Lighting the Match

Lighting a match. Français : Une allumette enf...

Lighting a match. Français : Une allumette enflammée. Dansk: En tændt tændstik. Magyar: Egy gyufa meggyulladása. ‪Norsk (nynorsk)‬: Ei tent fyrstikke. Polski: Zapłon zapałki (Photo credit: Wikipedia)

“What it is that lights the match for you? Is it even possible to put that into words? So many people would say the ability to have a lot to talk about, common interests could get a person 2/3 of the way there. So, what’s the missing 1/3?”

King Midget posed this question after my most recent post, X is for Xavier.

I wish I had a simple, clear cut answer to this question. I suspect that if I did, I wouldn’t have spent the last year dating from “A is for Adam” to “X is for Xavier.” (Yes. I know. That’s 24 men).  Along the way, and as I’ve walked away from one man after another, I’ve been accused of not knowing what the hell I want, of being way too picky, and of liking the chase more than the catch. There may be truth in each of those accusations.

You don’t know what the hell you’re looking for

I’ve tried to stay open as I’ve dated, tried not to put too many restrictions on who I will meet, at least for a coffee. In my mind I need to stay open to the many possibilities there are for love. And there are many possibilities. I’ve loved short men and tall men, men with PhD’s and men who dropped out of university after one semester. I’ve loved men with lots of hair and men who were completely bald, men who adored the arts and men who didn’t. I’ve loved very playful men and men who are pretty serious, men who’ve lived adventurous lives and men who haven’t. I’ve loved men who drive sports cars and men who drive beaters. So I’m open in lots of ways, because I know that tall, dark and rich isn’t necessarily where I’m going to find love. So yeah, maybe I don’t know what the hell I’m looking for.

You’re way too picky

But then, in my “wide open, let’s see what the Universe is offering up this week” dating approach, I meet men who are completely unsuitable. I’m attracted to one because of his positive, fun loving email messages, only to meet him and realize that he hasn’t bathed recently and he doesn’t have a job. No. I’m attracted to another, who is screamingly funny and intelligent in his emails, but who, when I meet him, is almost certainly on the spectrum.  Nope. Another is funny on the phone, but over coffee drops constant references to how wealthy he is. No. Boring? No. Negative? Definitely not. Hasn’t cut his hair or his fingernails anytime recently? Ick. So yeah, maybe I’m too picky.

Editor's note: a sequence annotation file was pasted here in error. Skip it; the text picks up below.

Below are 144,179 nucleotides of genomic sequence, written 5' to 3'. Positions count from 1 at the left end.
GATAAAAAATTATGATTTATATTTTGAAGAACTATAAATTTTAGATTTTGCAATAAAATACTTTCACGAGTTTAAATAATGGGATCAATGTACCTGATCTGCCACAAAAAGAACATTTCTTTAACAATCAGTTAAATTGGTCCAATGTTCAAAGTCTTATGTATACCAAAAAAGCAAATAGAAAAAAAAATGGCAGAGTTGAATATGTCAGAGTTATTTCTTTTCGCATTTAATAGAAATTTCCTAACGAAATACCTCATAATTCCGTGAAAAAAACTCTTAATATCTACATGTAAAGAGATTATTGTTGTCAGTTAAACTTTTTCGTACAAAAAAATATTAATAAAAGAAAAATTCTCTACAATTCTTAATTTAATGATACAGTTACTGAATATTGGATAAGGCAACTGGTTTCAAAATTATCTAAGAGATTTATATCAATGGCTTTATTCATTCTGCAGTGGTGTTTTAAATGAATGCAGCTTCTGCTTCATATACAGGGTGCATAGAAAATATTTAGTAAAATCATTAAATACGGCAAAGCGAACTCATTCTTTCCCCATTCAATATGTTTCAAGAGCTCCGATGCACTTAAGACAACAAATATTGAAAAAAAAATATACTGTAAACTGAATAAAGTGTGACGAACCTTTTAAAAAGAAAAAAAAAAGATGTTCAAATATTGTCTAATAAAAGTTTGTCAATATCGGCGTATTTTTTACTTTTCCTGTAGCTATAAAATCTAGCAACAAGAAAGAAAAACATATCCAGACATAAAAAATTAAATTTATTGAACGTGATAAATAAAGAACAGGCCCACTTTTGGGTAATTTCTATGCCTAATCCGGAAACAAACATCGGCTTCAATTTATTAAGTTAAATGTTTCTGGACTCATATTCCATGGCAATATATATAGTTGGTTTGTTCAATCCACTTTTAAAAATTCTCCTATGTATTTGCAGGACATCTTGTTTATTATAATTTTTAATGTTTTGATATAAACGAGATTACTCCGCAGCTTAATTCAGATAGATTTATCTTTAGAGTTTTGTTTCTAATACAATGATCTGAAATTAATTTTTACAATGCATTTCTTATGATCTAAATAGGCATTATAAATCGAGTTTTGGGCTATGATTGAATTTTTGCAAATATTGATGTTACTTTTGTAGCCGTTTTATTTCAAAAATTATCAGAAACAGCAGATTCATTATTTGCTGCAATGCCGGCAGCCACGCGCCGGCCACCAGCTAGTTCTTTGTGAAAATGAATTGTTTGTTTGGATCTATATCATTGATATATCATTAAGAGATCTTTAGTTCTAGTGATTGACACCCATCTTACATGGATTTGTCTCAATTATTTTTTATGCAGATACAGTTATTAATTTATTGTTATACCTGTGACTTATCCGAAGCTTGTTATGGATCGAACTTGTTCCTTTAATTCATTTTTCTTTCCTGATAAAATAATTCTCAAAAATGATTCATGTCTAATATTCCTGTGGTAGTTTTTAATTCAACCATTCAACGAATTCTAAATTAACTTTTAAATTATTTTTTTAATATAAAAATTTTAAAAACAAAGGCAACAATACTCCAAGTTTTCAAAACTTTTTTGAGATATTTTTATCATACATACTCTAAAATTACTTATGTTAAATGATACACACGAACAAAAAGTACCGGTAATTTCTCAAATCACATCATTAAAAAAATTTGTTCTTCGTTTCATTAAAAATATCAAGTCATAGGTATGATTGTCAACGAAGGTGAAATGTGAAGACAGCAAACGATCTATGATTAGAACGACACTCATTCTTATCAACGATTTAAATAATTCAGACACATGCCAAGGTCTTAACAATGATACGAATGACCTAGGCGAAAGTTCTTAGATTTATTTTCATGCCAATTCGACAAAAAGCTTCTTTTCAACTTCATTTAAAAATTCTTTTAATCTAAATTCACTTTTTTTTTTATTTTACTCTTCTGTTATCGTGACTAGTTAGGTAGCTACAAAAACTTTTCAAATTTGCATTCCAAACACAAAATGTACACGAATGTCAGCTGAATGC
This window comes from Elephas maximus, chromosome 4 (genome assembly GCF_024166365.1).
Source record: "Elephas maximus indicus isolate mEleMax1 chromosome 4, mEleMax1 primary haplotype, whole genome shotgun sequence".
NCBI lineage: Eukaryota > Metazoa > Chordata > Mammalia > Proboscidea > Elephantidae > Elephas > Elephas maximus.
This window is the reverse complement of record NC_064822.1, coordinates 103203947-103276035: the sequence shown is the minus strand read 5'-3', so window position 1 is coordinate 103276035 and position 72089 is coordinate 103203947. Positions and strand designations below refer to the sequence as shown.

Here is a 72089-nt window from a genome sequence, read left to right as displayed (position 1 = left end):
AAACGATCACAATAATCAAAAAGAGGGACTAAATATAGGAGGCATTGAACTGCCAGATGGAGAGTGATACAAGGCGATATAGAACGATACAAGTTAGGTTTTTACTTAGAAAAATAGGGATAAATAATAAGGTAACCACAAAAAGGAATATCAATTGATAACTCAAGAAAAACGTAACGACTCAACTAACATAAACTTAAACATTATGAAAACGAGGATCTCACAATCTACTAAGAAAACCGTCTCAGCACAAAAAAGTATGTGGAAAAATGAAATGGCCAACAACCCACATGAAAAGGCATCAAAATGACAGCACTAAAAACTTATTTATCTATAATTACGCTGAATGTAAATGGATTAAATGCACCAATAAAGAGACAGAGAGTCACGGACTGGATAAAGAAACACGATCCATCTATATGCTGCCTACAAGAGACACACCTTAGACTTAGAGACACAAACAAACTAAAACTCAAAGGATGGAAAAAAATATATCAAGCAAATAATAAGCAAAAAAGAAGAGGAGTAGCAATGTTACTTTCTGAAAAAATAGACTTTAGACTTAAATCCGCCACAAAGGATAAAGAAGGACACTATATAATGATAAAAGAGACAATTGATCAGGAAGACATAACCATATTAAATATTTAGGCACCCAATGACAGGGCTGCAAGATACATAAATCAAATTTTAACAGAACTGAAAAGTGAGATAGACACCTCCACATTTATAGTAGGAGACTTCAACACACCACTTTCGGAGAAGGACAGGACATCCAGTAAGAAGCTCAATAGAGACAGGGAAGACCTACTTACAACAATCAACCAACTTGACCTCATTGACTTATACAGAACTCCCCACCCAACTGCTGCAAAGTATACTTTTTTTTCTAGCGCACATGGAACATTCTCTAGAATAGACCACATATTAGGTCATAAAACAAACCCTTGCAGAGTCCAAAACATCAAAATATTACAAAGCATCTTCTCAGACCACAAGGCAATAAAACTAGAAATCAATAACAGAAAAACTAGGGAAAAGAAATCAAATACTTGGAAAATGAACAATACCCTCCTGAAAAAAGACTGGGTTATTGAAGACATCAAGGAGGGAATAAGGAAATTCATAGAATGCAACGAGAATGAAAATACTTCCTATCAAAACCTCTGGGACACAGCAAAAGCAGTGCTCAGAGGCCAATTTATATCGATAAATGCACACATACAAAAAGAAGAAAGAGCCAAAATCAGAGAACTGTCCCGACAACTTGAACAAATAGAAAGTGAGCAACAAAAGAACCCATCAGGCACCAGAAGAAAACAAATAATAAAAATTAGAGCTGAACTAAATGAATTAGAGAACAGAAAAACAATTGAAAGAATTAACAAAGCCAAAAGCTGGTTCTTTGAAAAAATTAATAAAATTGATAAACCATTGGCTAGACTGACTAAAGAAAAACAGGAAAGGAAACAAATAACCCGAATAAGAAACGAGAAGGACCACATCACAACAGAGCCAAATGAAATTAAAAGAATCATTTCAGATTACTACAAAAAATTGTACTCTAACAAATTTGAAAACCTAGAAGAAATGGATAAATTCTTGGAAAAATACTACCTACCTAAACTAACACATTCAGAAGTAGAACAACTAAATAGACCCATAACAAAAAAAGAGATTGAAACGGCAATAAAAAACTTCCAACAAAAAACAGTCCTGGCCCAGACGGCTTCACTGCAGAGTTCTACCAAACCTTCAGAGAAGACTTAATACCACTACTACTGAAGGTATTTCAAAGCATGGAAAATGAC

And then there are the lovely ones, like John and Xavier, funny, smart, together men that any sensible woman would snap up in a second. These are the men that I’ll date a number of times because I like them so much and know they’d be good for me. I’ll see them a few times because I hope that the spark might need a bit of time to ignite. But in the end, that spark has got to be there. And about that spark, I have nothing to say. It’s a complete mystery to me why it’s there with one person and not there with the next.

You like the chase more than the catch

deliciousRecently a man said to me, “Sally, do you think you might be a serial dater?'” (He doesn’t even know about my blog). Oh my. Has it come to that? Could it be that I’m more interested in generating fodder for my blog than I am in finding a good man? I hope not.

But it could be that I need to refine my approach and be more up front about the things I know work for me (no matter how picky that’s going to sound in my profile). It could be that if I abandoned my open, give everybody a chance attitude, and if I were truly, ruthlessly honest about what I want and need in a man and in a relationship, then perhaps such a man might appear. And maybe, just maybe, there might be sparks.

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About Sally

Poet, seeker, author, mom. Celebrating the beauty and mystery that surrounds us and learning to trust in the journey.
This entry was posted in The Alphabet of Dating, Uncategorized and tagged , , , , , , . Bookmark the permalink.

25 Responses to Lighting the Match

  1. heysugarsugar says:

    Oh girly you crack me up 😉 the spark? serial dater? I am turning into a serial ‘god he’s hot, sod the spark’ middle aged cougar…it’s getting worrying ! Lol great post Sally